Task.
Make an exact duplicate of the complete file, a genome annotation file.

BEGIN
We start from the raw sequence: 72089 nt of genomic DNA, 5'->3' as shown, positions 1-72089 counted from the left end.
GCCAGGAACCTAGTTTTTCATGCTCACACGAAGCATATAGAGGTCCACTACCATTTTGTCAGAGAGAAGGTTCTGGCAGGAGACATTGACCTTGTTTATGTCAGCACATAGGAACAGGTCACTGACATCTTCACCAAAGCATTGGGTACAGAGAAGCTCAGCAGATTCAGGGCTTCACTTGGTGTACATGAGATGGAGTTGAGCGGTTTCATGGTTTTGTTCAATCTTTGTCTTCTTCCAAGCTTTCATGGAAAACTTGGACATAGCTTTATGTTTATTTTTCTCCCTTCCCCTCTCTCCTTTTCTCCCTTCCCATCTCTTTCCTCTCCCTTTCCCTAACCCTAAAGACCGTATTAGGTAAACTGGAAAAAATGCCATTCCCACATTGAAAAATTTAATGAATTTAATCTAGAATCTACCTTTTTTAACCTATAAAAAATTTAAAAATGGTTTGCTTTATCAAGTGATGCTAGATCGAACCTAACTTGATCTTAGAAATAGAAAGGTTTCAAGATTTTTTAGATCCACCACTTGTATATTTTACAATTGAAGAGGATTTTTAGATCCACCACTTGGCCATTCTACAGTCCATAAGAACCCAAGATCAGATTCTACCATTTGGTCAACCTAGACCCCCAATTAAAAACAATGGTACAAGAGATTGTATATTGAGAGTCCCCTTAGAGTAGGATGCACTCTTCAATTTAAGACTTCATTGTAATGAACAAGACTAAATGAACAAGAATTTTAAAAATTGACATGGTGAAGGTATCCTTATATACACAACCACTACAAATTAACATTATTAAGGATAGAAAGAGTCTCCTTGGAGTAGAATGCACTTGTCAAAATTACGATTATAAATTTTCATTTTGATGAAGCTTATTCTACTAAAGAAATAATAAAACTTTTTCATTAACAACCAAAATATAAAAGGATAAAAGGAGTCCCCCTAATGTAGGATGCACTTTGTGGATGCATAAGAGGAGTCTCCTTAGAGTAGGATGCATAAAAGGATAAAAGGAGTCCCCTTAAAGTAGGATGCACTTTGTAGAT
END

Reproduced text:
We start from the raw sequence: 72089 nt of genomic DNA, 5'->3' as shown, positions 1-72089 counted from the left end.
GCCAGGAACCTAGTTTTTCATGCTCACACGAAGCATATAGAGGTCCACTACCATTTTGTCAGAGAGAAGGTTCTGGCAGGAGACATTGACCTTGTTTATGTCAGCACATAGGAACAGGTCACTGACATCTTCACCAAAGCATTGGGTACAGAGAAGCTCAGCAGATTCAGGGCTTCACTTGGTGTACATGAGATGGAGTTGAGCGGTTTCATGGTTTTGTTCAATCTTTGTCTTCTTCCAAGCTTTCATGGAAAACTTGGACATAGCTTTATGTTTATTTTTCTCCCTTCCCCTCTCTCCTTTTCTCCCTTCCCATCTCTTTCCTCTCCCTTTCCCTAACCCTAAAGACCGTATTAGGTAAACTGGAAAAAATGCCATTCCCACATTGAAAAATTTAATGAATTTAATCTAGAATCTACCTTTTTTAACCTATAAAAAATTTAAAAATGGTTTGCTTTATCAAGTGATGCTAGATCGAACCTAACTTGATCTTAGAAATAGAAAGGTTTCAAGATTTTTTAGATCCACCACTTGTATATTTTACAATTGAAGAGGATTTTTAGATCCACCACTTGGCCATTCTACAGTCCATAAGAACCCAAGATCAGATTCTACCATTTGGTCAACCTAGACCCCCAATTAAAAACAATGGTACAAGAGATTGTATATTGAGAGTCCCCTTAGAGTAGGATGCACTCTTCAATTTAAGACTTCATTGTAATGAACAAGACTAAATGAACAAGAATTTTAAAAATTGACATGGTGAAGGTATCCTTATATACACAACCACTACAAATTAACATTATTAAGGATAGAAAGAGTCTCCTTGGAGTAGAATGCACTTGTCAAAATTACGATTATAAATTTTCATTTTGATGAAGCTTATTCTACTAAAGAAATAATAAAACTTTTTCATTAACAACCAAAATATAAAAGGATAAAAGGAGTCCCCCTAATGTAGGATGCACTTTGTGGATGCATAAGAGGAGTCTCCTTAGAGTAGGATGCATAAAAGGATAAAAGGAGTCCCCTTAAAGTAGGATGCACTTTGTAGAT